Christine Costa is an architect from 9-to-5 and a woodcarver after sundown. She works in the Downtown office of RTA Architects on Tejon Street, and prior to her arriving in Colorado Springs, she earned both her bachelor’s and master’s degrees in architecture from Lawrence Technological University in Southfield, Michigan. “I grew up an hour north of Detroit — in Port Huron,” said Costa.
“While at Lawrence Tech, I began working for a firm in Southfield called Neumann/Smith — they had an office in Detroit as well. I worked for the firm for 10 years, doing a lot of commercial, historic renovations. My whole life was in Michigan until my husband and I moved here in June 2017.”
Costa’s sister is in the Air Force and stationed in Colorado Springs, so Costa and her husband frequently vacationed here. With the Springs in mind, the Costas decided to save up for some significant time off. “We started hoarding money for two years, planning everything,” Costa said. She and her husband pinched pennies so they could live a year without working. “I don’t think anyone actually thought we would move, until we had our truck packed up,” Costa said. “We were just taking a life break. We wanted to see what it’d be like to be retired before 65. We wanted to move and not have to work right away … we wanted to explore Colorado. We rented a tiny apartment in Manitou ... but it had a garage so I could still whittle. It only lasted about eight months, though, before I began working full-time again.”
The carving that Costa is referring to relates to her side project: deadtree workshop. During Costa’s sabbatical, her hands created deadtree. She realized the rejuvenating energy of whittling wood. “Woodcarving is calming,” said Costa. “Whenever I work with my hands, I’m relaxed and in the moment. I can sit for hours and my brain feels refreshed in the end. It’s awesome; I get to make things and my mind is actually healthier.”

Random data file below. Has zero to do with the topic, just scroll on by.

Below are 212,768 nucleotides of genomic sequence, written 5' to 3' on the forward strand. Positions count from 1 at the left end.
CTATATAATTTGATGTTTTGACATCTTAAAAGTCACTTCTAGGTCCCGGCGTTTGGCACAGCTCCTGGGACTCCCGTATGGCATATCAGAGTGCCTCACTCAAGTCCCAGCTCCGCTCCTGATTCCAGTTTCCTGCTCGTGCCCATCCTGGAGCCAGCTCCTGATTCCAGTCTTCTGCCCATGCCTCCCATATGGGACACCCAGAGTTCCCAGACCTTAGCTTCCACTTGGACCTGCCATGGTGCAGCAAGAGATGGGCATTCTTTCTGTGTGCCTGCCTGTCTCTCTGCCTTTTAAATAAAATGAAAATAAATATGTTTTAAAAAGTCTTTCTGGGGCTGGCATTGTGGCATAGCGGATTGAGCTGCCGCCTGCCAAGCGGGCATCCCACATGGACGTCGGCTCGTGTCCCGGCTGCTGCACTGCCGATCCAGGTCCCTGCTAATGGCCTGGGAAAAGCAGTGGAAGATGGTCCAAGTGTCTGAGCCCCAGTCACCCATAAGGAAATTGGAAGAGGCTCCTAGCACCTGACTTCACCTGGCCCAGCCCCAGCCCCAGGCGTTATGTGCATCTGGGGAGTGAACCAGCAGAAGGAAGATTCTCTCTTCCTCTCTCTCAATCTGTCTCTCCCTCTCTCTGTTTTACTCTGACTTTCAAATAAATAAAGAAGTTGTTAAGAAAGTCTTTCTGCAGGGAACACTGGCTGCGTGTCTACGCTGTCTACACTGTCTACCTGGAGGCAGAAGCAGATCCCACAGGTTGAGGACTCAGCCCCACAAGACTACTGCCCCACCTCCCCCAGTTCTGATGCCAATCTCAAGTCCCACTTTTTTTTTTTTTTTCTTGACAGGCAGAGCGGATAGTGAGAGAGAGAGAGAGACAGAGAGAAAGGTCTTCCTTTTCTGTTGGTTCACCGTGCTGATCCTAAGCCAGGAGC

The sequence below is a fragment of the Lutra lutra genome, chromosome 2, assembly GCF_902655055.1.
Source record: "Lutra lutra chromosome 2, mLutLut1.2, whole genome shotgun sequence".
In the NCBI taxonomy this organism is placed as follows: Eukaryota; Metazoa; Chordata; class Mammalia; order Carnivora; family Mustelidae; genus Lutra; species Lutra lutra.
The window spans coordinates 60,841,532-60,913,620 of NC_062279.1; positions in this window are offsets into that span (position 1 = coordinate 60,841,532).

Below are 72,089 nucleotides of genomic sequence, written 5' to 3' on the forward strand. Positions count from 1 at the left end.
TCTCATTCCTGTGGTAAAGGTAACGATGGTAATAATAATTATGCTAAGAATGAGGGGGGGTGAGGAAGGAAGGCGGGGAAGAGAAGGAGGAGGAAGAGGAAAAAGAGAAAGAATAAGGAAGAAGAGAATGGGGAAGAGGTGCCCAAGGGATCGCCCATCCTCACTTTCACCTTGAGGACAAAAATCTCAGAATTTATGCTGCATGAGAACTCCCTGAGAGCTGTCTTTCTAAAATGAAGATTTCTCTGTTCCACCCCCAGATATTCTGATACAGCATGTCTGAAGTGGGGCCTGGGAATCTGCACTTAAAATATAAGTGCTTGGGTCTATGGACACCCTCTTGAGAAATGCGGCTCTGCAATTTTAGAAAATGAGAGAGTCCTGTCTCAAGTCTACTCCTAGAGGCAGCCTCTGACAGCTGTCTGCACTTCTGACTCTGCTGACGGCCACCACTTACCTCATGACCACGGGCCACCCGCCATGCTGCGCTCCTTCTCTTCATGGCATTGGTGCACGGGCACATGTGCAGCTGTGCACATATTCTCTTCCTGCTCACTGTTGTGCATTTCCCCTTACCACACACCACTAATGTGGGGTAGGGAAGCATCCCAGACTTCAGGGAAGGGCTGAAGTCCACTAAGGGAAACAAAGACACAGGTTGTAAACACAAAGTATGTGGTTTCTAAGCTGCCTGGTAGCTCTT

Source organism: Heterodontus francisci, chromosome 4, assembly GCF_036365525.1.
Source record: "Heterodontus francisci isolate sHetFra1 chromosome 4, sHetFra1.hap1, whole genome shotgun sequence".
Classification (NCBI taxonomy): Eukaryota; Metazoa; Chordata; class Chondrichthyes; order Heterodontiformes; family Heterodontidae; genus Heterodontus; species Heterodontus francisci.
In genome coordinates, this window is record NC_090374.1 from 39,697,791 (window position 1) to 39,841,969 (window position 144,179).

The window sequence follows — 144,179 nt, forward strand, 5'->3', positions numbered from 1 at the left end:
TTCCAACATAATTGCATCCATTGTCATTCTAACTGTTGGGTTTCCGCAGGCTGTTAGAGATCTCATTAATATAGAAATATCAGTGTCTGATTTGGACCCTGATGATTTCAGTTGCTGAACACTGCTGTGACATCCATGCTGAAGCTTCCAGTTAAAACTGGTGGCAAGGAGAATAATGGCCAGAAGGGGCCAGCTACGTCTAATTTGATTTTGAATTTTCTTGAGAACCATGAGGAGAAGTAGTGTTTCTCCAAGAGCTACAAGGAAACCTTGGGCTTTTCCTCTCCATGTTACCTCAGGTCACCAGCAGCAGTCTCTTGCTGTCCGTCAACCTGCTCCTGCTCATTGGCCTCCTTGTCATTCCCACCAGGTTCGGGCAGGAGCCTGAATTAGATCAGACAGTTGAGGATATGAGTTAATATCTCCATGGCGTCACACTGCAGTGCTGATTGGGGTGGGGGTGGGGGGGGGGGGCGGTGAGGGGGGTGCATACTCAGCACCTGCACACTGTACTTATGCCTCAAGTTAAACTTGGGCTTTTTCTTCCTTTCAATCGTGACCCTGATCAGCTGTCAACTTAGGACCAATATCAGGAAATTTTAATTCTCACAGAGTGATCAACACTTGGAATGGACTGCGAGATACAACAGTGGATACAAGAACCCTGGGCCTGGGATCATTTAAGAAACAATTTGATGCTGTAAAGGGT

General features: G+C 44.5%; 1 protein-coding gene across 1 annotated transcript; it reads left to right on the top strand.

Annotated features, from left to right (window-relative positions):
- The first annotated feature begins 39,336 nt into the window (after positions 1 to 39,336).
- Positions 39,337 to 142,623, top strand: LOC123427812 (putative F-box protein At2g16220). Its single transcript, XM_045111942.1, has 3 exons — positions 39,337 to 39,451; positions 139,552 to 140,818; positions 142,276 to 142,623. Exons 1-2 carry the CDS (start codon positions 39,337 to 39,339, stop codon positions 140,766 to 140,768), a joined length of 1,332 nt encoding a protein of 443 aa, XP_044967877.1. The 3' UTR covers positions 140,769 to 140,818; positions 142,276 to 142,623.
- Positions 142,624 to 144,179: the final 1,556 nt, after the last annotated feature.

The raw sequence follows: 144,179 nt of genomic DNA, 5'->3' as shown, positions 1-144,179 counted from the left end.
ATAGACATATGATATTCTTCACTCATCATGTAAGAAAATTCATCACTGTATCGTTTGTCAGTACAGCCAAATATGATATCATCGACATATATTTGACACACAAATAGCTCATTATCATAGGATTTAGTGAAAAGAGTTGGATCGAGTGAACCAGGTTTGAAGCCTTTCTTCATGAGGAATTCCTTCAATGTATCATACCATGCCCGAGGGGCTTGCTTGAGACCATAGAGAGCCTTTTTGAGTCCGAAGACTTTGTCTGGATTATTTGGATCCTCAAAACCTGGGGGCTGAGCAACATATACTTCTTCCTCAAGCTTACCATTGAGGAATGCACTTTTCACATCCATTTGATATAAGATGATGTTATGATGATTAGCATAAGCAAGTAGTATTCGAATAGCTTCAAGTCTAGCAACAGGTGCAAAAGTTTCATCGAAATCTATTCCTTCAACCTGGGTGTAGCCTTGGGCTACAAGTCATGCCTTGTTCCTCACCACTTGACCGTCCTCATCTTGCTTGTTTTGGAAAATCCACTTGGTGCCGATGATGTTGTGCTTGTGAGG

Costa and her husband have since moved to Woodland Park, into a chalet cabin with a large garage that allows Costa to fabricate utensils, dishes, trays and more. “When you start handcarving … shaping with knives, gouges and chisels, that’s when you can sit there quietly — which is what I love.”
Costa talked with the Business Journal about her background, the work of RTA Architects, the lessons of deadtree workshop, and what she values.
How did you end up working for RTA Architects?
Architecture is a really close-knit community, even in Detroit — where I’m from, everybody knows everybody. So I knew the Springs would be really tight. I started talking with local architects — not asking for jobs, but just to see what it was like here. I went to an event at the Briarhurst Manor in Manitou Springs. I ended up talking with someone from Bryan Construction, asking what architecture firm they like, because I respect construction workers’ opinions on architects. This person introduced me to Stuart Coppedge, one of the principals of RTA Architects. [Coppedge and I] started talking, then I went in for a couple interviews, and was quickly hired. Honestly, I was more casual than usual about the interviews, not because I didn’t respect RTA — not that at all. I was just more confident and assured because taking time off from work taught me something about work-life balance: I understood the value of life, and my value, outside of work. Anyways, since being hired, I’ve been working for RTA for about 3½ years now.
What do you like about RTA Architects?